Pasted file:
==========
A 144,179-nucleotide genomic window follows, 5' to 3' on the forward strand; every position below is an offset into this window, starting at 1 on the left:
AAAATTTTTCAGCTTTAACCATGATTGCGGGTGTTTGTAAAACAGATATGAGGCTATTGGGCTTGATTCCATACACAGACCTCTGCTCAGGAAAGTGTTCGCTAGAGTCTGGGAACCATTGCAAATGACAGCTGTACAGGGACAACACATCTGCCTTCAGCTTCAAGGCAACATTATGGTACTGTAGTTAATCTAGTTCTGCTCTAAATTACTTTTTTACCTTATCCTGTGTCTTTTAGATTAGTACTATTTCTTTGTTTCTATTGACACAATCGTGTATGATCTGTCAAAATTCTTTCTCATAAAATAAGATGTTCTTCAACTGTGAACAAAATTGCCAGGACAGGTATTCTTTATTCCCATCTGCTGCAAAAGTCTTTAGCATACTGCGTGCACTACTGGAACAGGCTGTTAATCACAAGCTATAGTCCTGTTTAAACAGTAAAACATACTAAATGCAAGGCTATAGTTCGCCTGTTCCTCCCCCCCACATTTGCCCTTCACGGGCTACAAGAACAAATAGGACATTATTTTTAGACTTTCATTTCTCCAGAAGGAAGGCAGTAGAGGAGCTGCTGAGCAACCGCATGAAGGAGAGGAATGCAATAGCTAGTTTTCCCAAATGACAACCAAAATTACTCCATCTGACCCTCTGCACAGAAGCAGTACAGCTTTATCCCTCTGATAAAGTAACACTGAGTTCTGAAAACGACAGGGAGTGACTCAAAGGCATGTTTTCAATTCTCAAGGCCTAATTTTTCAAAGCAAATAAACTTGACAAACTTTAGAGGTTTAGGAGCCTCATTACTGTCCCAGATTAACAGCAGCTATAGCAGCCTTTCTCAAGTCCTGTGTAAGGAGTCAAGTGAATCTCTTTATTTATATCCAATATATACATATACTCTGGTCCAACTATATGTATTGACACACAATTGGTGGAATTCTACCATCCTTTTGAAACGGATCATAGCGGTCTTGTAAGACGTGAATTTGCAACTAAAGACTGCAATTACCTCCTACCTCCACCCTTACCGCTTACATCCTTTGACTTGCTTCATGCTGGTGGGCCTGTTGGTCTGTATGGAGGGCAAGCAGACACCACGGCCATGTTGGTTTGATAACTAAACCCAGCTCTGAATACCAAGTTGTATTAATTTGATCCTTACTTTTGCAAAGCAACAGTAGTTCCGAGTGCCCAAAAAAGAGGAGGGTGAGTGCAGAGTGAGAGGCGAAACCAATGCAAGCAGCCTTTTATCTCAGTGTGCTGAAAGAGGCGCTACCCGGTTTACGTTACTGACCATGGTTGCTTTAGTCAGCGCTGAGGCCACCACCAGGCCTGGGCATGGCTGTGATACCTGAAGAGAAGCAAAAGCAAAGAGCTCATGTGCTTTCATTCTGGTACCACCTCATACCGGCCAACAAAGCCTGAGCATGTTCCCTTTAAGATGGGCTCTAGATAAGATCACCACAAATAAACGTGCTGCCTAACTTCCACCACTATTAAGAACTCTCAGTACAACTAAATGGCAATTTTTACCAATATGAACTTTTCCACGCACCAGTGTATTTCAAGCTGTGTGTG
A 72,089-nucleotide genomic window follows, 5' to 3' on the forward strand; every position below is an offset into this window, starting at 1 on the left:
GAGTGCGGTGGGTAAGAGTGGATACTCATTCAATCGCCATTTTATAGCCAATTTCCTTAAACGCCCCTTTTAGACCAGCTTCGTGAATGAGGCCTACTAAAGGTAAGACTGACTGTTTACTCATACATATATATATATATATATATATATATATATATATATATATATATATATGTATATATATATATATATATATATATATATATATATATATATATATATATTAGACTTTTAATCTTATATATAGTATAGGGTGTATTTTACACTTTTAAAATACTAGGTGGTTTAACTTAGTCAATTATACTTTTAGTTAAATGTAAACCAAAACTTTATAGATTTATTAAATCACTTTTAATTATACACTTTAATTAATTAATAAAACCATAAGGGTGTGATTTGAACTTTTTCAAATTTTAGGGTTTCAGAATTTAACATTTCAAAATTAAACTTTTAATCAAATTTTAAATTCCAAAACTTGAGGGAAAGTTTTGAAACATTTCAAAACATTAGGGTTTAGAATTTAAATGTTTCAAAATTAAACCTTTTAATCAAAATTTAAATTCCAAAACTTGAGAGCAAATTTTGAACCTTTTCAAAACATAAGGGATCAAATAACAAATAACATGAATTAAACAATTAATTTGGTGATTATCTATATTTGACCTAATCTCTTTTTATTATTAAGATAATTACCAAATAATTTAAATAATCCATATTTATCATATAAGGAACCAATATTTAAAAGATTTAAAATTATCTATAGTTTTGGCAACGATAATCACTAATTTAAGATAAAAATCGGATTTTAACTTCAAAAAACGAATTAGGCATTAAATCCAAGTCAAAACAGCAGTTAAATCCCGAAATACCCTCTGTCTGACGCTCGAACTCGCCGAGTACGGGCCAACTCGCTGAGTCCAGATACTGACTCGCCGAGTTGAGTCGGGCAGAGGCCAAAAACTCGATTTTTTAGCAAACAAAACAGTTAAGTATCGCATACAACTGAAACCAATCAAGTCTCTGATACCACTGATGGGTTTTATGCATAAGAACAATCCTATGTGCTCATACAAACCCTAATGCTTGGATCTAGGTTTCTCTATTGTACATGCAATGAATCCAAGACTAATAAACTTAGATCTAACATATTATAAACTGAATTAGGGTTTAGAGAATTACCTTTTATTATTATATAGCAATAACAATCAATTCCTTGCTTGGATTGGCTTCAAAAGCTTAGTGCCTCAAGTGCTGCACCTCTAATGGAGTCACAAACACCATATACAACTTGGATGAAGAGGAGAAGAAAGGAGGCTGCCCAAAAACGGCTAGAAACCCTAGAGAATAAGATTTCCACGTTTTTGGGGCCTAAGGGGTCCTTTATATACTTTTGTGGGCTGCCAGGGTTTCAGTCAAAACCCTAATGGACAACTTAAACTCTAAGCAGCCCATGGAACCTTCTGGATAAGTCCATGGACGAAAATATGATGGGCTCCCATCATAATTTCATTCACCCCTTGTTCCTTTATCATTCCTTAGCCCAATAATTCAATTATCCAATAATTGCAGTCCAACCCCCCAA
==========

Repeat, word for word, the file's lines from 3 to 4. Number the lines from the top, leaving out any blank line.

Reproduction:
A 72,089-nucleotide genomic window follows, 5' to 3' on the forward strand; every position below is an offset into this window, starting at 1 on the left:
GAGTGCGGTGGGTAAGAGTGGATACTCATTCAATCGCCATTTTATAGCCAATTTCCTTAAACGCCCCTTTTAGACCAGCTTCGTGAATGAGGCCTACTAAAGGTAAGACTGACTGTTTACTCATACATATATATATATATATATATATATATATATATATATATATATATATATGTATATATATATATATATATATATATATATATATATATATATATATATATTAGACTTTTAATCTTATATATAGTATAGGGTGTATTTTACACTTTTAAAATACTAGGTGGTTTAACTTAGTCAATTATACTTTTAGTTAAATGTAAACCAAAACTTTATAGATTTATTAAATCACTTTTAATTATACACTTTAATTAATTAATAAAACCATAAGGGTGTGATTTGAACTTTTTCAAATTTTAGGGTTTCAGAATTTAACATTTCAAAATTAAACTTTTAATCAAATTTTAAATTCCAAAACTTGAGGGAAAGTTTTGAAACATTTCAAAACATTAGGGTTTAGAATTTAAATGTTTCAAAATTAAACCTTTTAATCAAAATTTAAATTCCAAAACTTGAGAGCAAATTTTGAACCTTTTCAAAACATAAGGGATCAAATAACAAATAACATGAATTAAACAATTAATTTGGTGATTATCTATATTTGACCTAATCTCTTTTTATTATTAAGATAATTACCAAATAATTTAAATAATCCATATTTATCATATAAGGAACCAATATTTAAAAGATTTAAAATTATCTATAGTTTTGGCAACGATAATCACTAATTTAAGATAAAAATCGGATTTTAACTTCAAAAAACGAATTAGGCATTAAATCCAAGTCAAAACAGCAGTTAAATCCCGAAATACCCTCTGTCTGACGCTCGAACTCGCCGAGTACGGGCCAACTCGCTGAGTCCAGATACTGACTCGCCGAGTTGAGTCGGGCAGAGGCCAAAAACTCGATTTTTTAGCAAACAAAACAGTTAAGTATCGCATACAACTGAAACCAATCAAGTCTCTGATACCACTGATGGGTTTTATGCATAAGAACAATCCTATGTGCTCATACAAACCCTAATGCTTGGATCTAGGTTTCTCTATTGTACATGCAATGAATCCAAGACTAATAAACTTAGATCTAACATATTATAAACTGAATTAGGGTTTAGAGAATTACCTTTTATTATTATATAGCAATAACAATCAATTCCTTGCTTGGATTGGCTTCAAAAGCTTAGTGCCTCAAGTGCTGCACCTCTAATGGAGTCACAAACACCATATACAACTTGGATGAAGAGGAGAAGAAAGGAGGCTGCCCAAAAACGGCTAGAAACCCTAGAGAATAAGATTTCCACGTTTTTGGGGCCTAAGGGGTCCTTTATATACTTTTGTGGGCTGCCAGGGTTTCAGTCAAAACCCTAATGGACAACTTAAACTCTAAGCAGCCCATGGAACCTTCTGGATAAGTCCATGGACGAAAATATGATGGGCTCCCATCATAATTTCATTCACCCCTTGTTCCTTTATCATTCCTTAGCCCAATAATTCAATTATCCAATAATTGCAGTCCAACCCCCCAA